# Reduce & Backtrack

# Perl Weekly Challenge 191

## Task I

Another week, another opportunity to participate in the weekly Perl
Challenge.
The first
task
was self explanatory if you read the code. With use of `reduce()`

from
`functools`

, it makes for very efficient and readable code. The logic is
simple to figure out, since the sum of the `n`

items in the list cannot
be greater than the largest item. For example:

Take the following list: `[1, 2, 3, 4]`

. The largest item on this list
is `4`

. If the sum of the previous elements is greater than `4`

(i.e.
`6`

), then it does not meet the condition of the largest item in the
list being “at least twice as large as each of the other items”.

Here’s the code snippet:

```
#!/usr/bin/env python3
from functools import reduce
import unittest
class TestSolution(unittest.TestCase):
cases = [
[1, 2, 3, 4],
[1, 2, 0, 5],
[2, 6, 3, 1],
[4, 5, 2, 3],
]
def twice_largest(self, lst):
s = sorted(lst)
head = reduce(lambda x, y: x+y, s[:-1])
tail = s[-1]
if head > tail:
return -1
else:
return 1
def test_twice_largest(self):
self.assertEqual(self.twice_largest(self.cases[0]), -1, 'example 1')
self.assertEqual(self.twice_largest(self.cases[1]), 1, 'example 2')
self.assertEqual(self.twice_largest(self.cases[2]), 1, 'example 3')
self.assertEqual(self.twice_largest(self.cases[3]), -1, 'example 4')
if __name__ == "__main__":
unittest.main(verbosity=True)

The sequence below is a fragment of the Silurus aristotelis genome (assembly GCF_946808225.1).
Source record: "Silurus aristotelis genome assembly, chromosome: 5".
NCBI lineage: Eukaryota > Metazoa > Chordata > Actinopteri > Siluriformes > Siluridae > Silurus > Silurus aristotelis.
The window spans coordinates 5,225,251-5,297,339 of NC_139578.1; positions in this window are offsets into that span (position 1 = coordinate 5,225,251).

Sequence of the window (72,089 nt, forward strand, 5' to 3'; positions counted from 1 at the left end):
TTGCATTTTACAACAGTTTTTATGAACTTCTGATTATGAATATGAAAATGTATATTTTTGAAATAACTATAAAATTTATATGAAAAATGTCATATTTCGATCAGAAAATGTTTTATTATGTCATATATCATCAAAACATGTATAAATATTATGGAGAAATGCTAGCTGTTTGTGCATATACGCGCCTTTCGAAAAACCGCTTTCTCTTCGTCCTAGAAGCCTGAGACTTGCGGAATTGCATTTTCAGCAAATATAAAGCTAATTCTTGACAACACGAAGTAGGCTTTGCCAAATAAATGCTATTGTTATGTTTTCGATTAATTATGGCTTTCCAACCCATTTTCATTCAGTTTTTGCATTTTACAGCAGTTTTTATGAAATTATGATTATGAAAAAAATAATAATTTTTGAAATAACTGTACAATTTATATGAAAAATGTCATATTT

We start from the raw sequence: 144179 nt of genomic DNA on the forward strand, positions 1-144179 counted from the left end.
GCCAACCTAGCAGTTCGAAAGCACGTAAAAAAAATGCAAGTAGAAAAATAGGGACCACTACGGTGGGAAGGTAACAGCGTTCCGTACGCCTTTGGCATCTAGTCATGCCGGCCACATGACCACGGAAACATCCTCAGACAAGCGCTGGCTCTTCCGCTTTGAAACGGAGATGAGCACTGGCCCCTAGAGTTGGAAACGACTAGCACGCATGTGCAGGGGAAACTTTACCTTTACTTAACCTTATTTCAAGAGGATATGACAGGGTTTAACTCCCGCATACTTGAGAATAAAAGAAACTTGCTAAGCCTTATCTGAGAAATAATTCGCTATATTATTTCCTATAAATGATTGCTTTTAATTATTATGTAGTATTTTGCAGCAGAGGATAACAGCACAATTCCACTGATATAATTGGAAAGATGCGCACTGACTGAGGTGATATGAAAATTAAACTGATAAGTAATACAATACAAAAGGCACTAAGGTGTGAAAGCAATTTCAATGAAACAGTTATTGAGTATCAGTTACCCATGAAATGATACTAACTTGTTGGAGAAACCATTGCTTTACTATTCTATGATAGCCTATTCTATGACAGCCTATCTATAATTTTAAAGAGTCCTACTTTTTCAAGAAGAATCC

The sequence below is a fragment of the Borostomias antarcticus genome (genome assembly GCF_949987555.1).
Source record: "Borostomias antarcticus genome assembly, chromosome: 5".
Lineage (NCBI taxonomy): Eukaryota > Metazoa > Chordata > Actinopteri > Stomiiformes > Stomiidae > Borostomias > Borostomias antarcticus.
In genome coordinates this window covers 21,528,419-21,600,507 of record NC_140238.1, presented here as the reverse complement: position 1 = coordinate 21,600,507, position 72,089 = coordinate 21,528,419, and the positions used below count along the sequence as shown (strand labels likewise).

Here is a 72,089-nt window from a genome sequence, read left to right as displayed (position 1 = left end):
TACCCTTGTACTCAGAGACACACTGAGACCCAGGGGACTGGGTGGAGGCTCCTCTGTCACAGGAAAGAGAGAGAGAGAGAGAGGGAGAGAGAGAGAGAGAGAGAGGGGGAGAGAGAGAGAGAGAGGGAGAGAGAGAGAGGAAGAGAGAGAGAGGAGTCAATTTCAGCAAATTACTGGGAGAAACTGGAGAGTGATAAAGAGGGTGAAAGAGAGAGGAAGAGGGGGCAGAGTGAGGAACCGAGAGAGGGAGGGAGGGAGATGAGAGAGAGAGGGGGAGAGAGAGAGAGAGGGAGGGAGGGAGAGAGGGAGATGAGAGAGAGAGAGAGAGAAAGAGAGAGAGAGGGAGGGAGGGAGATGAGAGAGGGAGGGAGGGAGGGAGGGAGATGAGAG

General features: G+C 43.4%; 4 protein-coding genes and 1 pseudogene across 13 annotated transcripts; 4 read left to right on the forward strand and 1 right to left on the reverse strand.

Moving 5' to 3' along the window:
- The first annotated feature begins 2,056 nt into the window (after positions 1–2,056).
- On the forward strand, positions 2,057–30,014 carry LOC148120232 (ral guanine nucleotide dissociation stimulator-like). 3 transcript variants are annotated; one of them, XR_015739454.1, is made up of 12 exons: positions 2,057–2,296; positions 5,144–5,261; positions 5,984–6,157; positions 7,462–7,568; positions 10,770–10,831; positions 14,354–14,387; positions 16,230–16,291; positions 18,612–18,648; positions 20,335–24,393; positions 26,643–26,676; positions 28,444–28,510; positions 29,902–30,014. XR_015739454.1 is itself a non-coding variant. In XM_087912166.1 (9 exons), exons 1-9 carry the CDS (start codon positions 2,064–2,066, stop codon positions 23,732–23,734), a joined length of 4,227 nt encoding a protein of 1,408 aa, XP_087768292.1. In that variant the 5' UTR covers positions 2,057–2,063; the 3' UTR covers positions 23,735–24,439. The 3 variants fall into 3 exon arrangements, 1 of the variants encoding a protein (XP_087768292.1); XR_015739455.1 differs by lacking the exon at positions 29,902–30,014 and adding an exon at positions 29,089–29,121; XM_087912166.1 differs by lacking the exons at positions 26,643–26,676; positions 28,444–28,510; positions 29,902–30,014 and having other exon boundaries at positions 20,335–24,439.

```

## Task II

The second task was a little more involved and I used two different data
structures to solve them: `slice of booleans`

for the `golang`

solution, and
a `bitset`

with the `python`

one. However, I used the same technique for
finding the solution: backtracking^{1}.

For the classical `backtracking`

approach using `bool slices`

, here’s the
`golang`

snippet:

```
package main
import "fmt"
func cute_list(n int) int {
count := 0
position := 1
visited := make([]bool, n+1)
backtrack(n, position, &count, visited)
return count
}
func backtrack(n int, pos int, count *int, visited []bool) {
if pos > n {
*count++
}
for i := n; i >= 1; i-- {
if visited[i] || (i%pos != 0 && pos%i != 0) {
continue
}
visited[i] = true
backtrack(n, pos+1, count, visited)
visited[i] = false
}
return
}
func main() {
fmt.Println(cute_list(2))
}
```

With that in mind, I could represent the same boolean values using
`bitsets`

as an alternative approach, as it makes for very efficient
code, since we are constrained to the numbers in the list to be within
the `0 <= n <= 15`

. My idea was to use bitmasks to check the places
within the `bitset`

that were visited, and for each of the numbers that
were visited in each of the subsets, we toggle off and add it to our
count, *after* it meets the (2) required conditions. See snippet below:

```
#!/usr/bin/env python3
import unittest
class TestSolutionII(unittest.TestCase):
def cute_list(self, n):
bitset_total = 2**n
bitset = [[0 for i in range(bitset_total)] for j in range(n+1)]
# set the base case
bitset[0][0] = 1
# iterate over all of the positions
for i in range(1, n+1):
# iterate over all of the subsets
for j in range(bitset_total):
# iterate over all of the numbers w/in each subset
for k in range(n):
# for each number in the subset
# check if the number exists?
visit = (j & (1 << k)) # is the bit set?
condition_one_holds = ((k+1) % i == 0)
condition_two_holds = (i % (k+1) == 0)
if visit and condition_one_holds or condition_two_holds:
# if one of these conditions hold, and we have seen the
# value, then the list is cute.
# Grab the count of what we've seen and return it.
visited = (j ^ (1 << k)) # if this bit was set, unset it
saw_it = bitset[i-1][visited]
count = bitset[i][j] = bitset[i][j] + saw_it
return count
def test_cute_list(self):
self.assertEqual(self.cute_list(2), 2)
if __name__ == "__main__":
unittest.main(verbosity=True)
```

Another fun round of challenges, and send your thanks to @cpan_author and the rest of of the PWC team.

Happy hacking!

Reference: